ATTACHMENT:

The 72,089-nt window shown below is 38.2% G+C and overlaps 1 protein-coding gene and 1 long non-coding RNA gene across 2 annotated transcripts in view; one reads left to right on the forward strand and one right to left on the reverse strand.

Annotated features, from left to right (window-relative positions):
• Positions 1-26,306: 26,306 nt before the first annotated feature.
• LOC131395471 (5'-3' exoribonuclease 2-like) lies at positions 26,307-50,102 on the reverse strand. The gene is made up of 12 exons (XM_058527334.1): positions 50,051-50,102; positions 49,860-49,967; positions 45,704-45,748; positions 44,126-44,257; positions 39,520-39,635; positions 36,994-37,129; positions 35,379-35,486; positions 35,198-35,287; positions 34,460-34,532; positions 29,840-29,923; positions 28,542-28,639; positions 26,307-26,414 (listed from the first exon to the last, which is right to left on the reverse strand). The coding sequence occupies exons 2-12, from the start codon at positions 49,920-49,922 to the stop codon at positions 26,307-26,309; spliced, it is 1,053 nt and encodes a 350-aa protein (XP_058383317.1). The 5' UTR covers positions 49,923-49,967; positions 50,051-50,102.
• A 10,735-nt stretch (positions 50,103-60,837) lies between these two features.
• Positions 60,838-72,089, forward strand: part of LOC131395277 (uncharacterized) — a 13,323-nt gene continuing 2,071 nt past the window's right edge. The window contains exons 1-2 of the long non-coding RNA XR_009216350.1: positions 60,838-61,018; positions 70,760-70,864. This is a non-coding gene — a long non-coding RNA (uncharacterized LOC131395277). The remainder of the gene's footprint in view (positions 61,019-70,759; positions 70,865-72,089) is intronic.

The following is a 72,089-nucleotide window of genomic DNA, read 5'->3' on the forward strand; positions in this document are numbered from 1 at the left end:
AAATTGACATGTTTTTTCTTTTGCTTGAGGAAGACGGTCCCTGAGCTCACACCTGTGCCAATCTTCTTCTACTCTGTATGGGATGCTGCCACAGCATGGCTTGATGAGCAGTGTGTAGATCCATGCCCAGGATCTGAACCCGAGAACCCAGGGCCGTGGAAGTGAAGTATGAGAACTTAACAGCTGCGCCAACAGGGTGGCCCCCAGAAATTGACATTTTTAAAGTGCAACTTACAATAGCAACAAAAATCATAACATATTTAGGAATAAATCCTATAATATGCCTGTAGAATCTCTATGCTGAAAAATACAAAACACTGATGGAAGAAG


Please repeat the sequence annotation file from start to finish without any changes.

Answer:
The 72,089-nt window shown below is 38.2% G+C and overlaps 1 protein-coding gene and 1 long non-coding RNA gene across 2 annotated transcripts in view; one reads left to right on the forward strand and one right to left on the reverse strand.

Annotated features, from left to right (window-relative positions):
• Positions 1-26,306: 26,306 nt before the first annotated feature.
• LOC131395471 (5'-3' exoribonuclease 2-like) lies at positions 26,307-50,102 on the reverse strand. The gene is made up of 12 exons (XM_058527334.1): positions 50,051-50,102; positions 49,860-49,967; positions 45,704-45,748; positions 44,126-44,257; positions 39,520-39,635; positions 36,994-37,129; positions 35,379-35,486; positions 35,198-35,287; positions 34,460-34,532; positions 29,840-29,923; positions 28,542-28,639; positions 26,307-26,414 (listed from the first exon to the last, which is right to left on the reverse strand). The coding sequence occupies exons 2-12, from the start codon at positions 49,920-49,922 to the stop codon at positions 26,307-26,309; spliced, it is 1,053 nt and encodes a 350-aa protein (XP_058383317.1). The 5' UTR covers positions 49,923-49,967; positions 50,051-50,102.
• A 10,735-nt stretch (positions 50,103-60,837) lies between these two features.
• Positions 60,838-72,089, forward strand: part of LOC131395277 (uncharacterized) — a 13,323-nt gene continuing 2,071 nt past the window's right edge. The window contains exons 1-2 of the long non-coding RNA XR_009216350.1: positions 60,838-61,018; positions 70,760-70,864. This is a non-coding gene — a long non-coding RNA (uncharacterized LOC131395277). The remainder of the gene's footprint in view (positions 61,019-70,759; positions 70,865-72,089) is intronic.

The following is a 72,089-nucleotide window of genomic DNA, read 5'->3' on the forward strand; positions in this document are numbered from 1 at the left end:
AAATTGACATGTTTTTTCTTTTGCTTGAGGAAGACGGTCCCTGAGCTCACACCTGTGCCAATCTTCTTCTACTCTGTATGGGATGCTGCCACAGCATGGCTTGATGAGCAGTGTGTAGATCCATGCCCAGGATCTGAACCCGAGAACCCAGGGCCGTGGAAGTGAAGTATGAGAACTTAACAGCTGCGCCAACAGGGTGGCCCCCAGAAATTGACATTTTTAAAGTGCAACTTACAATAGCAACAAAAATCATAACATATTTAGGAATAAATCCTATAATATGCCTGTAGAATCTCTATGCTGAAAAATACAAAACACTGATGGAAGAAG